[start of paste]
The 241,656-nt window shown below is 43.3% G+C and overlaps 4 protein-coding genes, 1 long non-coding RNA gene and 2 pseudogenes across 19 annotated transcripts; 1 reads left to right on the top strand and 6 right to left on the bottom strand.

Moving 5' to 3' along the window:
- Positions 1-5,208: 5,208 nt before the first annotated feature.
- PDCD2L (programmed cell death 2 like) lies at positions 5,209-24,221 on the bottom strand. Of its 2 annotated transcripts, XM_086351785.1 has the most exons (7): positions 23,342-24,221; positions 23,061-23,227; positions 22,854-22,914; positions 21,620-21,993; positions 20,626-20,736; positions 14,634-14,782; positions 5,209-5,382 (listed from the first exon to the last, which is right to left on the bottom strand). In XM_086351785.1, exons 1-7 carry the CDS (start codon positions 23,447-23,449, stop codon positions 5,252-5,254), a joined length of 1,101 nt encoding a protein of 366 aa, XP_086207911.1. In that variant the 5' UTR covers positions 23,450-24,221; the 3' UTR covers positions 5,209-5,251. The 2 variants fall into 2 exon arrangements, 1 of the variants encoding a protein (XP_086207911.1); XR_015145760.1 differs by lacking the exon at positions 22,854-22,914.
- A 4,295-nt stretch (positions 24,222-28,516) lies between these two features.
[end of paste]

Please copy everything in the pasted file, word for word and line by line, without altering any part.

The 241,656-nt window shown below is 43.3% G+C and overlaps 4 protein-coding genes, 1 long non-coding RNA gene and 2 pseudogenes across 19 annotated transcripts; 1 reads left to right on the top strand and 6 right to left on the bottom strand.

Moving 5' to 3' along the window:
- Positions 1-5,208: 5,208 nt before the first annotated feature.
- PDCD2L (programmed cell death 2 like) lies at positions 5,209-24,221 on the bottom strand. Of its 2 annotated transcripts, XM_086351785.1 has the most exons (7): positions 23,342-24,221; positions 23,061-23,227; positions 22,854-22,914; positions 21,620-21,993; positions 20,626-20,736; positions 14,634-14,782; positions 5,209-5,382 (listed from the first exon to the last, which is right to left on the bottom strand). In XM_086351785.1, exons 1-7 carry the CDS (start codon positions 23,447-23,449, stop codon positions 5,252-5,254), a joined length of 1,101 nt encoding a protein of 366 aa, XP_086207911.1. In that variant the 5' UTR covers positions 23,450-24,221; the 3' UTR covers positions 5,209-5,251. The 2 variants fall into 2 exon arrangements, 1 of the variants encoding a protein (XP_086207911.1); XR_015145760.1 differs by lacking the exon at positions 22,854-22,914.
- A 4,295-nt stretch (positions 24,222-28,516) lies between these two features.